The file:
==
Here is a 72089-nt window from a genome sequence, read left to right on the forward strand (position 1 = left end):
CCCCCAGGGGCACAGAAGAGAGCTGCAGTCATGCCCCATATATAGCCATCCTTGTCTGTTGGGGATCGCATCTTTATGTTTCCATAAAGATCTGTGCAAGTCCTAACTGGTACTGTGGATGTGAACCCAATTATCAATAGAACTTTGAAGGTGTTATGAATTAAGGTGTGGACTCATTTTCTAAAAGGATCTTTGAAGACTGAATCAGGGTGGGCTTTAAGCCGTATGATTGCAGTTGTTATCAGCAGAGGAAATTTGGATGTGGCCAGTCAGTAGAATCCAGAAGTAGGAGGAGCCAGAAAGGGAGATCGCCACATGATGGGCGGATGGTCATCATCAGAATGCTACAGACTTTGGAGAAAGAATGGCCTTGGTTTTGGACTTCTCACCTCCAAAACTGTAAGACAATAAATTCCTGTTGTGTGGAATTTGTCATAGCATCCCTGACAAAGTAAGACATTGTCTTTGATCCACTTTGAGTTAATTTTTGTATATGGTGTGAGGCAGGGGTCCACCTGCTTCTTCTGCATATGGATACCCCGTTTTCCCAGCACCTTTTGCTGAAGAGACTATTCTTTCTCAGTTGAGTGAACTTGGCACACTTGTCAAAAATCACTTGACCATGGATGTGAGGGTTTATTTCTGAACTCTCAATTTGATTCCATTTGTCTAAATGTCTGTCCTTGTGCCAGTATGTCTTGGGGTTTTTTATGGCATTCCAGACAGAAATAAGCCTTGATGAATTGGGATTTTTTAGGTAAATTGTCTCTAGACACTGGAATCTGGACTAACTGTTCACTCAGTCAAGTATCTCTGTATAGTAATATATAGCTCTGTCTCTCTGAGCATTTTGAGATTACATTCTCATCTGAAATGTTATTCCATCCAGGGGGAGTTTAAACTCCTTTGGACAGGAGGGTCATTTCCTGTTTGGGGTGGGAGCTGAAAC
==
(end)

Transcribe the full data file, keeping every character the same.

Here is a 72089-nt window from a genome sequence, read left to right on the forward strand (position 1 = left end):
CCCCCAGGGGCACAGAAGAGAGCTGCAGTCATGCCCCATATATAGCCATCCTTGTCTGTTGGGGATCGCATCTTTATGTTTCCATAAAGATCTGTGCAAGTCCTAACTGGTACTGTGGATGTGAACCCAATTATCAATAGAACTTTGAAGGTGTTATGAATTAAGGTGTGGACTCATTTTCTAAAAGGATCTTTGAAGACTGAATCAGGGTGGGCTTTAAGCCGTATGATTGCAGTTGTTATCAGCAGAGGAAATTTGGATGTGGCCAGTCAGTAGAATCCAGAAGTAGGAGGAGCCAGAAAGGGAGATCGCCACATGATGGGCGGATGGTCATCATCAGAATGCTACAGACTTTGGAGAAAGAATGGCCTTGGTTTTGGACTTCTCACCTCCAAAACTGTAAGACAATAAATTCCTGTTGTGTGGAATTTGTCATAGCATCCCTGACAAAGTAAGACATTGTCTTTGATCCACTTTGAGTTAATTTTTGTATATGGTGTGAGGCAGGGGTCCACCTGCTTCTTCTGCATATGGATACCCCGTTTTCCCAGCACCTTTTGCTGAAGAGACTATTCTTTCTCAGTTGAGTGAACTTGGCACACTTGTCAAAAATCACTTGACCATGGATGTGAGGGTTTATTTCTGAACTCTCAATTTGATTCCATTTGTCTAAATGTCTGTCCTTGTGCCAGTATGTCTTGGGGTTTTTTATGGCATTCCAGACAGAAATAAGCCTTGATGAATTGGGATTTTTTAGGTAAATTGTCTCTAGACACTGGAATCTGGACTAACTGTTCACTCAGTCAAGTATCTCTGTATAGTAATATATAGCTCTGTCTCTCTGAGCATTTTGAGATTACATTCTCATCTGAAATGTTATTCCATCCAGGGGGAGTTTAAACTCCTTTGGACAGGAGGGTCATTTCCTGTTTGGGGTGGGAGCTGAAAC